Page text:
A post by Pat
The same day the DISCLOSE Act failed, the Fair Elections Now Act, H.R. 6116, was passed out of committee. (5-2 no Republican support.) This bill is about public campaign funding. Candidates who opt for public funding would receive 4:1 matching funds for campaign contributions of $100 or less. They will also receive a 20% discount off the lowest broadcast rates. Their PAC money would be limited to $100 per individual per year. The candidate would have to raise $50,000 from within his own community to qualify. Matching funds are for in-state contributions only. The goal is to set up an alternative system of financing Congressional campaigns. Fair Elections funding would be available for primary and run-off elections as well as general elections. The law would take effect in January, 2011.
The push for more government control of election spending never stops. The advocates of public funding say this will benefit democracy. Private money is or appears to be corrupting they claim. While the public views politicians as corrupt or corruptible, they don’t support public funding. Participation in the tax checkoff option has declined from a high of 28.7% for 1980 returns, to 8.3% for 2007 returns.
Private funding from interests groups is supposedly undermining the public confidence in their elected officials. Advocates say Fair Elections funds would come from the sale of unused broadcast spectrum, money already coming into the Treasury, so there would be no addition to the deficit. The failed logic here is that the Treasury has in fact spent this money and trillions more many times over. It’s this kind of thinking that undermines the public’s confidence more than anything.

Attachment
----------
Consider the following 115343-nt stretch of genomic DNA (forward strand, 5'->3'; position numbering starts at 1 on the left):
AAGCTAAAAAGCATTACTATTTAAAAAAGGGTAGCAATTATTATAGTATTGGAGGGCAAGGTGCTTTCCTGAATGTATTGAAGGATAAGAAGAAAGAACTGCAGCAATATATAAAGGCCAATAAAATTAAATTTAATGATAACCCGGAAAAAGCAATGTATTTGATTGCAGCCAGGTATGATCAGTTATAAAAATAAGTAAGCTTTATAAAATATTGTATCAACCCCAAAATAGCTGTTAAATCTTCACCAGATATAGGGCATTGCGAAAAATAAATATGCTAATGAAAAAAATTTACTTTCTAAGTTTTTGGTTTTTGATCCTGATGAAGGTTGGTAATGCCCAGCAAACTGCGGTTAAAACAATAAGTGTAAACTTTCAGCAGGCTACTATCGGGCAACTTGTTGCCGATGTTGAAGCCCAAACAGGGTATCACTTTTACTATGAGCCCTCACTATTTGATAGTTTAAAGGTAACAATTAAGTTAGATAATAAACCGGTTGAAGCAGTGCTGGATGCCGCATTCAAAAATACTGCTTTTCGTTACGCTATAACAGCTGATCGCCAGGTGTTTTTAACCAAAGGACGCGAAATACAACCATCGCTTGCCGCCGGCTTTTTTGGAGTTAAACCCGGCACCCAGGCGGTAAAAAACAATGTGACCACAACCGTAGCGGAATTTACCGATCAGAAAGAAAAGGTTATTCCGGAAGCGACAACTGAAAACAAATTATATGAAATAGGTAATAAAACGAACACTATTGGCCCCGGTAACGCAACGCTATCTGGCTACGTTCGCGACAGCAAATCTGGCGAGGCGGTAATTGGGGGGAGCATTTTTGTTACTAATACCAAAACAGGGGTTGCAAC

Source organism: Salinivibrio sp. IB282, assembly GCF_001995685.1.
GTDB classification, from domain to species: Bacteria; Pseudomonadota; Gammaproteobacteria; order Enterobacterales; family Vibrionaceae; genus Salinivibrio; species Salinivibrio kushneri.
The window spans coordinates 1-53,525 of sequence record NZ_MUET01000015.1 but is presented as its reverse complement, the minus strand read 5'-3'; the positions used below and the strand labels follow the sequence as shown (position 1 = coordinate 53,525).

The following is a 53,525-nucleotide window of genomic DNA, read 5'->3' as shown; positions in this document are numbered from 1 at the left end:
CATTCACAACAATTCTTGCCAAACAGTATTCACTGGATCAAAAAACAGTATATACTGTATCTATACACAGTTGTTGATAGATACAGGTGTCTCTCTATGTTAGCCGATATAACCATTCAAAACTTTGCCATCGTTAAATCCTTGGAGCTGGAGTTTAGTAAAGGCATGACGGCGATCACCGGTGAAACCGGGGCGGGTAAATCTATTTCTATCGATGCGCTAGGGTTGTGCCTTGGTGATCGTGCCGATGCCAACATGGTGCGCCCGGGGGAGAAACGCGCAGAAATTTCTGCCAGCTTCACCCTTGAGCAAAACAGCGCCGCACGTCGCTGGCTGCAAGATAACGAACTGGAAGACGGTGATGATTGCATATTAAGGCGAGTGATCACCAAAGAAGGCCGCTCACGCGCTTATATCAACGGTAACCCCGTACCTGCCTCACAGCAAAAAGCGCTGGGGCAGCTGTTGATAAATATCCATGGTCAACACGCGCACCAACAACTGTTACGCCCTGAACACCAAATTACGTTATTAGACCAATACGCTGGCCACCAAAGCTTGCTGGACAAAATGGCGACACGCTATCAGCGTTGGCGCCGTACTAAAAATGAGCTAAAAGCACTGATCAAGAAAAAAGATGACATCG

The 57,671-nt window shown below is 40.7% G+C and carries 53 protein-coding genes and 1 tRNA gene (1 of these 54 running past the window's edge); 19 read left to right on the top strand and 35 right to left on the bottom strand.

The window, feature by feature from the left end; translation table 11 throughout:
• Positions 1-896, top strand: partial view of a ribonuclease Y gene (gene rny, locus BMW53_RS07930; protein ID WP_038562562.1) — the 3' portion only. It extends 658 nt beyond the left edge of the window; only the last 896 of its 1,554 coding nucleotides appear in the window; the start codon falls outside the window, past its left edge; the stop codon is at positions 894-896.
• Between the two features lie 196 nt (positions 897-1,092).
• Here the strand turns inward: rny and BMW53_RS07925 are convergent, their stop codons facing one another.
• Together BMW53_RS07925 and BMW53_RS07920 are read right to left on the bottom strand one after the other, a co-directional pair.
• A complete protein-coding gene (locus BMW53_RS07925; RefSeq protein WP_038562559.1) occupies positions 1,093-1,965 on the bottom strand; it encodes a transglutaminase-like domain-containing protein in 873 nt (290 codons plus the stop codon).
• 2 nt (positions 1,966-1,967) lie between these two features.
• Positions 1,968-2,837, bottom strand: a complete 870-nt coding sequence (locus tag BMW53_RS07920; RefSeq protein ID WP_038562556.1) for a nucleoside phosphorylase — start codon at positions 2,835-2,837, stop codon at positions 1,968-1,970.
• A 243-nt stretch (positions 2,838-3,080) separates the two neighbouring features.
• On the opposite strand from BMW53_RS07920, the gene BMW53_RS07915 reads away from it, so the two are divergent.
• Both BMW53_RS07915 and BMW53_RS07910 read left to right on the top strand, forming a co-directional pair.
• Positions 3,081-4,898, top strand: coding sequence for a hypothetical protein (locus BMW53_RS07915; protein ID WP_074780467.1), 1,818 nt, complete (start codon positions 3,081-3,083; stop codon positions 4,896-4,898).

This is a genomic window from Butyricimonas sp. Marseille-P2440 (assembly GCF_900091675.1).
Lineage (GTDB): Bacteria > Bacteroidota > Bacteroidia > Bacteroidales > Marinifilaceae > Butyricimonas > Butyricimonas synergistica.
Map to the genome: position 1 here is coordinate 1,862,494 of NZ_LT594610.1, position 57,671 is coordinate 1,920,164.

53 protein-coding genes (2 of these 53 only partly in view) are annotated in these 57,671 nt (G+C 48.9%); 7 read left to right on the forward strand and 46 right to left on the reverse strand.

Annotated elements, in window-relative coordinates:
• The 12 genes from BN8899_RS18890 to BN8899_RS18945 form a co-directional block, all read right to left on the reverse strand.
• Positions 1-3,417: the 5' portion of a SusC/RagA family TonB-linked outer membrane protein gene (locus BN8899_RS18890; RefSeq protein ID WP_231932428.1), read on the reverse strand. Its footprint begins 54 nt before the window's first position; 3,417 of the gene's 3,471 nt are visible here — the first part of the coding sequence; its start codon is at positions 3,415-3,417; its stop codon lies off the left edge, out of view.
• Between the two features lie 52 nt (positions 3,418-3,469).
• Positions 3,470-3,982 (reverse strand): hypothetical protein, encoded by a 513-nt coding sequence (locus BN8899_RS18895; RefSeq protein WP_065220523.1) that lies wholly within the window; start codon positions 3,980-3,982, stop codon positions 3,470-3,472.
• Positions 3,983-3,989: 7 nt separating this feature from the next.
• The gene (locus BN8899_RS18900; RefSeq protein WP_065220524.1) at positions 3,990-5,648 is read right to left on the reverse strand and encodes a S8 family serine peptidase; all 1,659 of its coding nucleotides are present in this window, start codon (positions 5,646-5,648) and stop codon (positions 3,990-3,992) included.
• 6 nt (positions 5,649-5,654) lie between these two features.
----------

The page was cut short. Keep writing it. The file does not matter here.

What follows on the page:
“Over the last two decades, spectrum auctions have raised billions of dollars for the American people,” Barton wrote to Waxman. “They have been a source of substantial deficit reduction and have helped fund important telecommunications initiatives for the good of all Americans. HR 6116 would now use those auction funds to bail out failing congressional candidates.”
I am concerned about big money from special interest groups going to politicians. If public funding wins out, government will be the only special interest group allowed to spend in elections. Your money will go to candidates who represent the antithesis of what you believe and value.
It’s the same old eternal night of the living dead in Washington. As long as there is paper, they will write and re-write legislation the public does not want. If they can’t strong arm it through, they’ll sneak it through.